Tuesday, June 19, 2007

Raising the Issues

I have a lot of issues in my faith that I am sorting through right now. Lots of things that I once took for granted don't seem to line up anymore. I feel like I am standing atop a giant rock pounding it with a sledgehammer in order to find out what is permanent and what is merely dirt. This is, I think, a good place to be. I would hate to treat my faith delicately only to find that much of it washes away in the storm of life. I believe that Truth is solid, able to take any blow because of the simple fact that it is true. In an email correspondance on this subject with Harold Netland last fall, he counseled,
You need to rest confident that God can handle some scrutiny and his truth can withstand some pretty rigorous questioning. I doubt that you have qustions or issues that 2000 years of Christian intellectual history has not already dealt with in some form or another. So do not worry about raising the issues and wondering whether this will lead you down a path you don't want to walk. Believe me, it would be much worse to have these nagging questions and just suppress them because you are afraid of where they might lead. If the Christian faith is not the truth, I for one do not want to believe it and keep teaching it (seems that is Paul's point in 1 Cor 15).

Here is my list of hot topics:

  1. Non-Christians: Phonemonologically it seems that God interacts with people outside of the Christian tradition. How should we explain this theologically?
  2. Eternal damnation: Though rooted in the justice of God, this doctrine seems to totally subvert the logic of justice.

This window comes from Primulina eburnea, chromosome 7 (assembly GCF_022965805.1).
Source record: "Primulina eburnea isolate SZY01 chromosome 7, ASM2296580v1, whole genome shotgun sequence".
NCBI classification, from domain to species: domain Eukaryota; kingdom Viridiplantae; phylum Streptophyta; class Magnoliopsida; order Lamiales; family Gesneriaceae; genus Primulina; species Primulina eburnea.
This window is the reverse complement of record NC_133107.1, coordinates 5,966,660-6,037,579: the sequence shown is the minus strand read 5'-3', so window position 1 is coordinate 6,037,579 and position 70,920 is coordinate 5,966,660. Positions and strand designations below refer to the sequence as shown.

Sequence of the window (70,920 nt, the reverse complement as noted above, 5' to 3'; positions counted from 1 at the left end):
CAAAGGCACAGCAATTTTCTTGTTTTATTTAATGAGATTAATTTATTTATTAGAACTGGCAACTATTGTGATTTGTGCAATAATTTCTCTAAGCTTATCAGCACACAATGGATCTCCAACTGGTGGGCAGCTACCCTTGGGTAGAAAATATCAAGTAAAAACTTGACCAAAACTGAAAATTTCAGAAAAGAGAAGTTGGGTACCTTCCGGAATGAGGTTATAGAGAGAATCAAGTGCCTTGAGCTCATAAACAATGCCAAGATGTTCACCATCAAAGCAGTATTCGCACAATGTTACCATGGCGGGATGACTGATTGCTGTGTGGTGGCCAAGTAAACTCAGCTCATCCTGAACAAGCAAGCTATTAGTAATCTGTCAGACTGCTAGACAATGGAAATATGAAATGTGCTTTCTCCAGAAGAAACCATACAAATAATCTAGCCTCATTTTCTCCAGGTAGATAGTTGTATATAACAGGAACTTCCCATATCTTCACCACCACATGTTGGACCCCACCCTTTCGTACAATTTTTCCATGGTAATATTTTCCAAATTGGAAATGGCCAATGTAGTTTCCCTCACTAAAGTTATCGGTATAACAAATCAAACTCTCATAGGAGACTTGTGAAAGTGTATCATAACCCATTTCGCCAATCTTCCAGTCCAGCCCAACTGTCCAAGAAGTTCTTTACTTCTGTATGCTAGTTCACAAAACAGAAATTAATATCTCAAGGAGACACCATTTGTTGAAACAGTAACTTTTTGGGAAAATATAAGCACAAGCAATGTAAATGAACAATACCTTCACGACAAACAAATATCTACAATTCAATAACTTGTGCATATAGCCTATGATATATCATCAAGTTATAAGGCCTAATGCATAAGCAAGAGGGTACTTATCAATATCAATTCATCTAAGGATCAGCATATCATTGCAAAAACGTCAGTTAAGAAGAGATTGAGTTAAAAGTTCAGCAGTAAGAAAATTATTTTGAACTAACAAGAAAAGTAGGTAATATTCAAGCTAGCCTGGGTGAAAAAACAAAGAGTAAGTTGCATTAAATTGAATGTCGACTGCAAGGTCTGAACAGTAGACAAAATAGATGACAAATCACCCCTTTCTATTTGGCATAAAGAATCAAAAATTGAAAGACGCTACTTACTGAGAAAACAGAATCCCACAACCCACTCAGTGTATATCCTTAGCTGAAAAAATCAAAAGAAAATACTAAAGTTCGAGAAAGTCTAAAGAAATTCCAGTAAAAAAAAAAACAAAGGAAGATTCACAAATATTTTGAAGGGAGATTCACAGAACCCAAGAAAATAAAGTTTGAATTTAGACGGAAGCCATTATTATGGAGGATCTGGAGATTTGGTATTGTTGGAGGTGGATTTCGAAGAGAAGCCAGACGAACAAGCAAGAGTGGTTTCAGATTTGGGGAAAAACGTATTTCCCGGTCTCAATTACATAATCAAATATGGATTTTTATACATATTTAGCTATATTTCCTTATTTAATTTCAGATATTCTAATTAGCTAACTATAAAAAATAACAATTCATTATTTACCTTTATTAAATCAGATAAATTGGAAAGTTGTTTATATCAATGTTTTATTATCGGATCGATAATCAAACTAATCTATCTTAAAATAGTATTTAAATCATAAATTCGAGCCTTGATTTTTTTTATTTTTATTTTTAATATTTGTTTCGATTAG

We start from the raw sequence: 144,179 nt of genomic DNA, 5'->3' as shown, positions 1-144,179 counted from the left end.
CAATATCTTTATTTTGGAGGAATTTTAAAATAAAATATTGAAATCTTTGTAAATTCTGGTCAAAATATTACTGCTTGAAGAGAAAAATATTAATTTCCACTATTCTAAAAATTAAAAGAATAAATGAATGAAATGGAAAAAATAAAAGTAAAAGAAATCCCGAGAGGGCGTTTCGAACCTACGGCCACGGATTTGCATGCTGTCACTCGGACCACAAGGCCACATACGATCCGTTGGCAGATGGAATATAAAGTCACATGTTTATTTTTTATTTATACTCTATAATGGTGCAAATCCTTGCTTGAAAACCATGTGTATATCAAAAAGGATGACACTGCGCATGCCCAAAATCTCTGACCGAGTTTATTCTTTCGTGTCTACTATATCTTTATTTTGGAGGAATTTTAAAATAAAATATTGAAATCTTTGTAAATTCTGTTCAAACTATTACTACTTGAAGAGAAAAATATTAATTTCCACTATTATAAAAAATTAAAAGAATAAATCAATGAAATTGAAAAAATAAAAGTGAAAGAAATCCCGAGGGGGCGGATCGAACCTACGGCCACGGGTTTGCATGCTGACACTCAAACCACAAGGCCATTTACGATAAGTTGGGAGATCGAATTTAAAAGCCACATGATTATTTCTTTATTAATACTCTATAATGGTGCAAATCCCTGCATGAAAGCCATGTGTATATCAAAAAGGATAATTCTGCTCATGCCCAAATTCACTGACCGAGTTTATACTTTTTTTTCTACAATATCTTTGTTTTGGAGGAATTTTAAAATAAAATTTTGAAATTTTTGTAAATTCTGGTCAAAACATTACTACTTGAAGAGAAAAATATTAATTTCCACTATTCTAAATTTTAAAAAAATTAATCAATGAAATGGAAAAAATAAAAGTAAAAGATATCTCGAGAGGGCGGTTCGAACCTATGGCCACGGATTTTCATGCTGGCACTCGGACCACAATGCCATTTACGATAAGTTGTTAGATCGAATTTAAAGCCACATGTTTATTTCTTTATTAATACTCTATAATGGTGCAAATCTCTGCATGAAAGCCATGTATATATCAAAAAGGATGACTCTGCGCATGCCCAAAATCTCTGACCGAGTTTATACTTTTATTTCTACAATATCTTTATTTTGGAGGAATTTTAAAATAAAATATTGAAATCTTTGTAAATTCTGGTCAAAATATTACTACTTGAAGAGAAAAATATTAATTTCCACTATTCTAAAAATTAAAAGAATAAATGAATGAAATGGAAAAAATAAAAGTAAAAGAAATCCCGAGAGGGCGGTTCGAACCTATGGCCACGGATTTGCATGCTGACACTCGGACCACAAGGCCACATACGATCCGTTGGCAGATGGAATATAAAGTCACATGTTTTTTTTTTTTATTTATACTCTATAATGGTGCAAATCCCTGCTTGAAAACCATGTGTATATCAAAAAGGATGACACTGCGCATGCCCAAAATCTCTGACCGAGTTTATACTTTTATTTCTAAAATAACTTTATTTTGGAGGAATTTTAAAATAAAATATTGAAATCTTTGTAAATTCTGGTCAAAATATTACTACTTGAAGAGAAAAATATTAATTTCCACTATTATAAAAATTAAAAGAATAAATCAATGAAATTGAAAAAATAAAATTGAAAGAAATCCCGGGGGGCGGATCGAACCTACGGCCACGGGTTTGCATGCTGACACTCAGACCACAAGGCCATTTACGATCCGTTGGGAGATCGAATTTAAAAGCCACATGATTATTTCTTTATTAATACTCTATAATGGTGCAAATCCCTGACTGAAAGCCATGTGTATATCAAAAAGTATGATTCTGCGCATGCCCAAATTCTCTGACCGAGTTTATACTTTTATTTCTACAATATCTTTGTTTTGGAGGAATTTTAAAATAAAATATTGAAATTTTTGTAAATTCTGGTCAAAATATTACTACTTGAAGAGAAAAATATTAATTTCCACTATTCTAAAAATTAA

3. Jesus' Resurrection: The historical evidence is just not as strong as some would like to make it out to be. It's not that I think the historical evidence is lacking, but it seems that I am searching for a different kind of evidence, perhaps theological.
  4. Jesus' Return: Every time I think about the second coming I feel like I have embraced a total science fiction plot. God just doesn't seem to work this way. It is the one part of my doctrine that feels more like Scientology than rationality.
  5. Scripture: I cannot find a theological mechanism that allows me to establish the Bible as God's eternal Word to all humanity. See my discussion a few days ago, as well as my proposed solution.

I have some ideas on number five that I will post in a few days, and I hope to explore the rest of the topics further over the next several weeks.

1 comment:

P-Style said...

RT, just linked here form your comments on jesuscreed.

I'd like to just offer a quick thought on each of your 5 points.

1. Yes this is the case - Abraham after all was just a random guys. I think the our euro-centric mindset has given us a superiority complex which isn't reflected in "scripture"

2. Aside from universalism, I think common concepts of Heaven adn Hell are misguided. I've read a good essay somewhere on the "mercy" of hell but cannot find it. But it deos go someway toward a more judaic comprehension of hell as seperation rather than a punishment in real fire and pain.

3. Indeed a tricky one. As Paul notes, if there aint no resurrection we believe in vain. Strong words.

4. Once again, the eternal life, return of Jesus seems plain rediculous to me. . . .

5. I rejected inerracy a while back. I haven't gone so far as to reject inspiration, but I think inerracey was a doctrinal mistake, the Bible is not God, and it seems to me that some folks have tried to make it just that.